Five former assistant secretaries of energy for the Office of Nuclear Energy—a position given the designation “NE-1”—gathered for a virtual panel discussion hosted by the American Nuclear Society on March 26. Rita Baranwal, John Kotek, Peter Lyons, William D. Magwood, and Warren “Pete” Miller each participated in the free event that was moderated by Benjamin Reinke, the former executive director in the secretary of energy’s Office of Strategic Planning and Policy.
The panelists touched upon topics such as the promise advanced reactors hold for the future of nuclear energy and high-level waste management, but the bulk of the discussion was dedicated to some surprises each of the NE-1s experienced and to offering advice to the next NE-1 (the Biden administration has yet to announce a nominee for this position).
Surprises: The panelists each mentioned some of the unique experiences they faced upon taking the role of NE-1, but one unexpected thing was universal: the amount of red tape and government bureaucracy they encountered. “No matter how powerful you think you are in this position, there could be a GS-12 (a civilian government employee) somewhere with just the right job responsibility who could stop your progress and you have to find a way to work through it,” Magwood said.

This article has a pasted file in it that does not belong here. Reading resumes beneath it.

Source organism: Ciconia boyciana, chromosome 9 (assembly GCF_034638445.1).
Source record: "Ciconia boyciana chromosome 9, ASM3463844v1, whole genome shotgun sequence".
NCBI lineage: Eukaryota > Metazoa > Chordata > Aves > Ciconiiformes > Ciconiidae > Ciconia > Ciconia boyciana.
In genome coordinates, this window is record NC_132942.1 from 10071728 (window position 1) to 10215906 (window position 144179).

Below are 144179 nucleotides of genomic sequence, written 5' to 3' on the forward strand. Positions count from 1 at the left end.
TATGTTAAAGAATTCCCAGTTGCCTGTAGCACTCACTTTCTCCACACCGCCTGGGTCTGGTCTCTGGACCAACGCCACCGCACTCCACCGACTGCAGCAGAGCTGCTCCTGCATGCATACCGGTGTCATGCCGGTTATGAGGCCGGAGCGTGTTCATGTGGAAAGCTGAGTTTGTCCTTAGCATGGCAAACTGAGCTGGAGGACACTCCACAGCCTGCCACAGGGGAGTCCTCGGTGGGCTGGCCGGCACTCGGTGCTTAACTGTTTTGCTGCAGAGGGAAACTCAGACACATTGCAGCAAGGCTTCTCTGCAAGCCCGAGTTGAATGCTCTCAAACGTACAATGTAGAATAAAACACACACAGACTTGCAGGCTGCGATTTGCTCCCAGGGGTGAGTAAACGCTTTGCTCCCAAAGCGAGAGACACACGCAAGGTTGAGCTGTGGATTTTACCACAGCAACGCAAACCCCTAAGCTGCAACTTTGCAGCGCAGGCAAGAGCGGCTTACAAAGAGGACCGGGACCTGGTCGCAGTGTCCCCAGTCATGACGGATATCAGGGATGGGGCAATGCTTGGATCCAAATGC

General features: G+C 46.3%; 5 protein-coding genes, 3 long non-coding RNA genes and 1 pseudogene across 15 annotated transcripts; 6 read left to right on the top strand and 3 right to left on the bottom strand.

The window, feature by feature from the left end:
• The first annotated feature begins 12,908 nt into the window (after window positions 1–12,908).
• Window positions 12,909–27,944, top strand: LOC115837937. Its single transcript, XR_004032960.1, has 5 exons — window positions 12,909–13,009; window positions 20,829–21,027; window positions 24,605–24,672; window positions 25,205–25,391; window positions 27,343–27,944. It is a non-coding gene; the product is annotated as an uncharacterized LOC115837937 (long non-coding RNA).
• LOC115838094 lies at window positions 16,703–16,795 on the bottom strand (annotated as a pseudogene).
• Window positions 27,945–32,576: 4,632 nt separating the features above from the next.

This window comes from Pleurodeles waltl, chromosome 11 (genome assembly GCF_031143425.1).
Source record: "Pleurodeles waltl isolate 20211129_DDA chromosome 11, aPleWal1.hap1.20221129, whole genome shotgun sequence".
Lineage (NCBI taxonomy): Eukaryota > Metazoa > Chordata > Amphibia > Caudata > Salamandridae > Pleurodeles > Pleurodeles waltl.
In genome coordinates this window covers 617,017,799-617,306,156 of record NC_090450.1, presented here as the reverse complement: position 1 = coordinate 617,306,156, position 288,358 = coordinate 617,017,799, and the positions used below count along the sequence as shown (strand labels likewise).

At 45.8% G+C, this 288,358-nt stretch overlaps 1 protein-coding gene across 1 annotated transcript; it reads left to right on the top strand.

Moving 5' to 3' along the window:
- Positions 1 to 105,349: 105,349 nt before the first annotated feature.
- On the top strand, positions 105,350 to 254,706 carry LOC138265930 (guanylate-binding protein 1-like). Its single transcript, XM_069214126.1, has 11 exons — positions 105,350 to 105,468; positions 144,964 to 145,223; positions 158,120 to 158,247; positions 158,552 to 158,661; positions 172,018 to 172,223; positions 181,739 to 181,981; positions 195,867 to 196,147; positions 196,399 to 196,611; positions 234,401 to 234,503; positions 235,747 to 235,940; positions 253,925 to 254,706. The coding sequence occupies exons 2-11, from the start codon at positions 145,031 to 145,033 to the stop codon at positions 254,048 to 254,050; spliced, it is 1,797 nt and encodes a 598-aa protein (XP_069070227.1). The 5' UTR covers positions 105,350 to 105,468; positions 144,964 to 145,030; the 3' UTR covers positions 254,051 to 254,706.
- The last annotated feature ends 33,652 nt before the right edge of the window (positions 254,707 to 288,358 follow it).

Advice: Each panelist offered guidance for the incoming NE-1, but Baranwal summarized hers with one word: hustle. “We don’t have a lot of time to execute on the things we started to lay out,” she said, echoing the comments of the other panelists. Magwood said the idea of even a five-year plan doesn’t exist in the role because moving quickly on plans is so essential.
Common characteristics: Lyons noted that the five panelists had very few similarities in their professional backgrounds, which led him to conclude that there isn’t only one background that is ideally suited for the job of NE-1. But he did notice one trait they all had in common. “Each person had a very strong interest in the future of nuclear energy and its role with the country,” he said.
Sitting at the table: Kotec pointed out the necessity for getting an NE-1 in place as soon as possible. “There are a lot of things going on in the early days of the Biden administration as it pertains to climate change, where if there isn’t a strong voice for nuclear energy at the table, nuclear might not get the recognition it deserves within those policies,” he said.
Background: The Department of Energy’s Office of Nuclear Energy plays a primary role in supporting and executing nuclear energy–related research, development, and deployment for the United States government. Established by President Jimmy Carter, the DOE-NE has been privileged to be led and supported by individuals passionate about the nuclear technologies and with unique and novel perspectives on the future of nuclear energy.